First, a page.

Gryll Grange, by Thomas Love Peacock

Chapter 11

Electrical Science — The Death of Philemon

Where wine is not, no mirth the banquet knows:

Where wine is not, the dance all joyless goes.

The man, oppressed with cares, who tastes the bowl,

Shall shake the weight of sorrow from his soul.

Bacchus, on the birth of the vine, predicting its benefits: in the twelfth book of the Dionysiaca of Nonnus.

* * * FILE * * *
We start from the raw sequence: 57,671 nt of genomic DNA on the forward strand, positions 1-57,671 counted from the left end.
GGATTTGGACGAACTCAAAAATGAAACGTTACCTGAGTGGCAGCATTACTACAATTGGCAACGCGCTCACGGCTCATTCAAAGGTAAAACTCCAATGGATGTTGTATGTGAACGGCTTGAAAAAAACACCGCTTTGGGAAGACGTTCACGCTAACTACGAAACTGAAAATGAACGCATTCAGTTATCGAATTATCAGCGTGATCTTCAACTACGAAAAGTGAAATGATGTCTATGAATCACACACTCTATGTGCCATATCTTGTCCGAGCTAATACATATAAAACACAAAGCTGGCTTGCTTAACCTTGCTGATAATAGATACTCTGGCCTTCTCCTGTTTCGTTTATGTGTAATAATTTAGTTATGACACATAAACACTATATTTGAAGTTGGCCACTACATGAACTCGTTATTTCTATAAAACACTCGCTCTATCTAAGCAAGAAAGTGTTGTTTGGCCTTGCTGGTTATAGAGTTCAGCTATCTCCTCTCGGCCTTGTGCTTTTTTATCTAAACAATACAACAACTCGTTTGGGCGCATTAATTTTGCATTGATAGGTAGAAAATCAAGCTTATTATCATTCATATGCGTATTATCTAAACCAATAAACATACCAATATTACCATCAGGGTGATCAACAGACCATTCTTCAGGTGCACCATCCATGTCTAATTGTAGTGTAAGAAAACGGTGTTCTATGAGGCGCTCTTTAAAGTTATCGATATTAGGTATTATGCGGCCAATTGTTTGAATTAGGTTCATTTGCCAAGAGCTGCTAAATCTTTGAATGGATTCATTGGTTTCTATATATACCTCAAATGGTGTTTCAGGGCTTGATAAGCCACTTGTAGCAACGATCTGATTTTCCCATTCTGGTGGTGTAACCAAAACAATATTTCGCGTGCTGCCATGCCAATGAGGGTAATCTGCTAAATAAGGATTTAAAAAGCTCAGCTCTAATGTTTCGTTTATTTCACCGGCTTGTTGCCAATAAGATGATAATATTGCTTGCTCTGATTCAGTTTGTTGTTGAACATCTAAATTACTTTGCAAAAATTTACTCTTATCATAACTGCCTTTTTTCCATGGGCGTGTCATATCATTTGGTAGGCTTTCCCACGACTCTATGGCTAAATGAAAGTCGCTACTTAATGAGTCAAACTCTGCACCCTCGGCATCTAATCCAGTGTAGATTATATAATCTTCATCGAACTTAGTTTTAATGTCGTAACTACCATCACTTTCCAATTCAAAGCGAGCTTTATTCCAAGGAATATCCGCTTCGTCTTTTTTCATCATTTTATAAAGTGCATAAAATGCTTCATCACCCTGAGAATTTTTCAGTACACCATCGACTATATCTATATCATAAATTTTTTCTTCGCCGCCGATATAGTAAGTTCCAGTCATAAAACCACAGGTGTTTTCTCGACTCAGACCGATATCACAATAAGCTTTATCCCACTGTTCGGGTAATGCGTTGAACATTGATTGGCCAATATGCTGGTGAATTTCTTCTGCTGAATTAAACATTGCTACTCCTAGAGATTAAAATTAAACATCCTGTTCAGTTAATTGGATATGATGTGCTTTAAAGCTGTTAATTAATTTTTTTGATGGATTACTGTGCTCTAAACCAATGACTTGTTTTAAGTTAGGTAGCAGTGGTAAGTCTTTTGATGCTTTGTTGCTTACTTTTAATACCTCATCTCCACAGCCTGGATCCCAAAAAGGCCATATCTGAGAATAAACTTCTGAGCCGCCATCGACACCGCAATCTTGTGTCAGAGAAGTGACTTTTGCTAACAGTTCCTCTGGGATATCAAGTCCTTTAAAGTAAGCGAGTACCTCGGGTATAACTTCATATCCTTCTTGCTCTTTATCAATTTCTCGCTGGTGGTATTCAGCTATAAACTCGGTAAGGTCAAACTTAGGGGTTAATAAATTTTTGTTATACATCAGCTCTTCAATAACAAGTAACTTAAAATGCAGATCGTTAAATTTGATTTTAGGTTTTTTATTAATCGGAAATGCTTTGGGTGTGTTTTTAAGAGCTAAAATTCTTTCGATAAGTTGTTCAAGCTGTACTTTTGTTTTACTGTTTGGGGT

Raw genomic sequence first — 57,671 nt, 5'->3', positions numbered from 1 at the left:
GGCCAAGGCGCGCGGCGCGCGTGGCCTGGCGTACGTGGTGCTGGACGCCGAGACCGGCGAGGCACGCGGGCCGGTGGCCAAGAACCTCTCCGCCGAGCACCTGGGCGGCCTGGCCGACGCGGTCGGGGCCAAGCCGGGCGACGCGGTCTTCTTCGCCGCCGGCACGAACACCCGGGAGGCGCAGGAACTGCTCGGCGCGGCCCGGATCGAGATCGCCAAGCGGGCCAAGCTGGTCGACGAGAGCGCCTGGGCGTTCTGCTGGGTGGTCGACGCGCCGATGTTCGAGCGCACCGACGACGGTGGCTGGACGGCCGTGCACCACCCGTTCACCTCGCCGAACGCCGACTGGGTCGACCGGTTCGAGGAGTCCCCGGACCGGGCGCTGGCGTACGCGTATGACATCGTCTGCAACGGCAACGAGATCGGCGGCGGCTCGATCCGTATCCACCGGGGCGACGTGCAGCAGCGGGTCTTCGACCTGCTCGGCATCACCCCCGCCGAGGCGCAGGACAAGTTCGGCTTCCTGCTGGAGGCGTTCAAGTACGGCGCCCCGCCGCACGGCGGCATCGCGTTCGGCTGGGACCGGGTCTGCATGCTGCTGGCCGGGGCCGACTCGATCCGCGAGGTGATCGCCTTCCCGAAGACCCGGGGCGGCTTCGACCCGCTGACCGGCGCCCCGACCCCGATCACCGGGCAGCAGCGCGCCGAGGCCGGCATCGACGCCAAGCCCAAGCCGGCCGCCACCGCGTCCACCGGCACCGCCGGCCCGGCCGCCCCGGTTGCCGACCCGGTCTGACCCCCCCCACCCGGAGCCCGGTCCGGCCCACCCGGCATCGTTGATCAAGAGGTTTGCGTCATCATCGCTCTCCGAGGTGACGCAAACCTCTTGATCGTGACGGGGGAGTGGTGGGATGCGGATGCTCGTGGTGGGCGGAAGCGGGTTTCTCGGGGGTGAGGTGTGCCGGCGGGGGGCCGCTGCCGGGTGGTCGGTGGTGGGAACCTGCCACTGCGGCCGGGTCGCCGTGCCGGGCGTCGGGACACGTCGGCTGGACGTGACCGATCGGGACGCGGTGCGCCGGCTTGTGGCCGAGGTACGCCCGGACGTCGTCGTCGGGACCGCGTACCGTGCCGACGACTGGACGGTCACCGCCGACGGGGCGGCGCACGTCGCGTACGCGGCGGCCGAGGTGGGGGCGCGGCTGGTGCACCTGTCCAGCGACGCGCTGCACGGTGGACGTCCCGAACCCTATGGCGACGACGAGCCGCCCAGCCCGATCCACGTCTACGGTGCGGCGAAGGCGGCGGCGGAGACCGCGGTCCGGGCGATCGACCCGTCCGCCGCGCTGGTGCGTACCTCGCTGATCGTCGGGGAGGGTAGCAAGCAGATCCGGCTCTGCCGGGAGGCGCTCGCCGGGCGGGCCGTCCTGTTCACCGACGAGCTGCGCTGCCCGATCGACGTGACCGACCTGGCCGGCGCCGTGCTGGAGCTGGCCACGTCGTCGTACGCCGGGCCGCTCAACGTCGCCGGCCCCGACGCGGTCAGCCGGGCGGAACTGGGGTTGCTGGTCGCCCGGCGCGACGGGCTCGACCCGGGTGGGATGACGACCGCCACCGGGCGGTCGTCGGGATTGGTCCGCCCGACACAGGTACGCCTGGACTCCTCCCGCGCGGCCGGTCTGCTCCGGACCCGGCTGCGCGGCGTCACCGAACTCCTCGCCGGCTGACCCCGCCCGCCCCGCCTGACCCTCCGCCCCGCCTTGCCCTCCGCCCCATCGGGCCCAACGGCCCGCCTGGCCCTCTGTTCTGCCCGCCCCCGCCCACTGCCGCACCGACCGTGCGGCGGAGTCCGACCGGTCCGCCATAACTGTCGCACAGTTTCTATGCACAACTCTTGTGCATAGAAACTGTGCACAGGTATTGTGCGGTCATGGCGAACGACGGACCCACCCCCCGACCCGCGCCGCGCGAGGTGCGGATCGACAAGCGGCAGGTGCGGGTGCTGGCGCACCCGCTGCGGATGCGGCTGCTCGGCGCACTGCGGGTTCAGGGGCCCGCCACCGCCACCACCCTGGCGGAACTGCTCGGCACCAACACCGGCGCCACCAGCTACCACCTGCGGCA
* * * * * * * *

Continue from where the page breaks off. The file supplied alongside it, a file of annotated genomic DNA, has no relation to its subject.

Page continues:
The conversation at dinner turned on the occurrences of the morning and the phenomena of electricity. The physician, who had been a traveller, related many anecdotes from his own observation: especially such as tended to show by similarity that the injury to Miss Gryll would not be of long duration. He had known, in similar cases, instances of apparent total paralysis; but he had always found it temporary. Perhaps in a day or two, but at most in a very few days, it would certainly pass away. In the meantime, he recommended absolute repose. Mr. Falconer entreated Mr. Gryll to consider the house as his own. Matters were arranged accordingly; and it was determined that the next morning a messenger should be despatched to Gryll Grange for a supply of apparel. The Rev. Dr. Opimian, who was as fond as the Squire himself of the young lady, had been grievously discomposed by the accident of the morning, and felt that he should not thoroughly recover his serenity till he could again see her in her proper character, the light and life of her society. He quoted Homer, Æschylus, Aristotle, Plutarch, Athenaeus, Horace, Persius, and Pliny, to show that all which is practically worth knowing on the subject of electricity had been known to the ancients. The electric telegraph he held to be a nuisance, as disarranging chronology, and giving only the heads of a chapter, of which the details lost their interest before they arrived, the heads of another chapter having intervened to destroy it. Then, what an amount of misery it inflicted, when, merely saying that there had been a great battle, and that thousands had been wounded or killed, it maintained an agony of suspense in all who had friends on the field, till the ordinary channels of intelligence brought the names of the suflferers. No Sicilian tyrant had invented such an engine of cruelty. This declamation against a supposed triumph of modern science, which was listened to with some surprise by the physician, and with great respect by his other auditors, having somewhat soothed his troubled spirit, in conjunction with the physician’s assurance, he propitiated his Genius by copious libations of claret, pronouncing high panegyrics on the specimen before him, and interspersing quotations in praise of wine as the one great panacea for the cares of this world.